Birdman (2014)

Oh, where do I start with Birdman. It was so different, so bold, so ambitious, but it pulled off what it was looking to achieve so perfectly.

The thought I had consistently throughout this film was how meta it is. The film was a really thoughtful satire about acting, theater, Hollywood, critics, Michael Keaton’s career, and more. Extremely self-aware, extremely reflective. So good.

I don’t want to spoil anything, but one of my favorite things about this film was how it played with audience expectations. I’ll talk more about it after the trailer, but let me tease you by saying it reminded me of Magritte. This movie was so introspective that it made me think of surrealist art. My friends and I left the theater feeling like we had left one of our humanities seminars in college.

First of all, it stars Michael Keaton as Riggan Thompson, a washed up actor who previously found fame starring in comic book superhero films “Birdman”. You did hear me mention that this film satirizes Michael Keaton’s acting career, right? Maybe it would have been a more subtle satire if they had cast a different actor, but it was so perfect with Keaton playing the role himself. (For those not in the know, Michael Keaton is most famous for playing Batman in Tim Burton’s films Batman and Batman Returns.) The movie mirrors his career very closely; at one point, he cites how the last Birdman movie he did was in 1992, which is the year that Batman Returns was released.

Michael Keaton is great. What a stupendous performance. I really know him best from Beetlejuice, actually, but this has really opened my eyes to Michael Keaton as an actor. Amazing comeback performance. He delivers so simply but deliberately. Just excellent work on his part.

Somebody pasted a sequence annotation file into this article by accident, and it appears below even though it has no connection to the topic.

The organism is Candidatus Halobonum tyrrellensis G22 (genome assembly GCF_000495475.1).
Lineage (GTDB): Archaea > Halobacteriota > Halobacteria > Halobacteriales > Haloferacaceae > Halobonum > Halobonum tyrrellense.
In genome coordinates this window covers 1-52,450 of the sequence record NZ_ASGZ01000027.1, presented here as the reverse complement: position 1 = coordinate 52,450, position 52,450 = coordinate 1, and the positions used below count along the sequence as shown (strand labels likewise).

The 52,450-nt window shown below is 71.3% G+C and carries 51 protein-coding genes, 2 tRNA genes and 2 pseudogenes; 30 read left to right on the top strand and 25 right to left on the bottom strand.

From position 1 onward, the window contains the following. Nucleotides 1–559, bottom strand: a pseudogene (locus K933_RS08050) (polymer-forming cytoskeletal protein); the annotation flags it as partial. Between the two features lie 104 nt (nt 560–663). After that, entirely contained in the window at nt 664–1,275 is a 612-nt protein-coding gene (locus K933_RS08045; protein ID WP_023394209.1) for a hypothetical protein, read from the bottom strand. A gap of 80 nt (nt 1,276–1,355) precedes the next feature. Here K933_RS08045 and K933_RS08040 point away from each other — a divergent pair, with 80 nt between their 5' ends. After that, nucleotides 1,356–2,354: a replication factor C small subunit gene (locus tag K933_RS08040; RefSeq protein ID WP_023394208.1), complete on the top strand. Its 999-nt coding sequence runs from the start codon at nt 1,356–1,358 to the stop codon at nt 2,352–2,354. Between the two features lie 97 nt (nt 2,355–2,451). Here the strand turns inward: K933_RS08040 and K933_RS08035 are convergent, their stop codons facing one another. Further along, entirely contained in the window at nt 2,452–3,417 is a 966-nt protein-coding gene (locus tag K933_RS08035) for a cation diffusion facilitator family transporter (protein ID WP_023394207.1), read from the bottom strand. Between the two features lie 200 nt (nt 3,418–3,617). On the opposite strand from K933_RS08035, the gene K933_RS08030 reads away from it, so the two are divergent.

I loved this movie stylistically. The pseudo-one-take style made for really great transitions that I was a big fan of. One criticism is that the shakiness of the camerawork would get distracting. It really lent an indie film feeling to it, not really in a good way. It would seem amateurish at times, to have tight shots that were wavering over an actor’s face.

But speaking of these tight shots, I really appreciated the emphasis on the actors’ monologues in this. Combined with the seamless cinematography, the monologues added to the theater feeling of this movie, which I found refreshing. How often do you watch a movie that feels a bit like watching a play? Even when Hollywood adapts plays for films, you lose that. I loved this.

I also have to really commend Edward Norton. I haven’t seen a film of his in a long while and this performance is pretty different from the ones I’ve seen in the past. He plays Mike Shiner, a diva stage actor who is incapable of much else but acting. I forgot how much I love watching Edward Norton. He is the secondary protagonist, I would argue, for this film. While he is the source of most of the comic moments in the film, there’s this darkness in his character that we see slowly being resolved over the course of the movie. This is the kind of role that makes you an Edward Norton fan, trust me.

Director Alejandro González Iñárritu did a great job and I appreciated many of his little deliberate touches. For example, in the opening shot, we see a brief glimpse – maybe a one-second cutaway – of jellyfish on the beach. If you weren’t paying attention, you wouldn’t have know what it was or you would have missed it completely. By the end of the movie, we know what this moment was, it is significant. Little things like this are so pleasing to me in movies, tying little ends together at the beginning and end of a film.

More comments after the trailer:

Read More »

Advertisements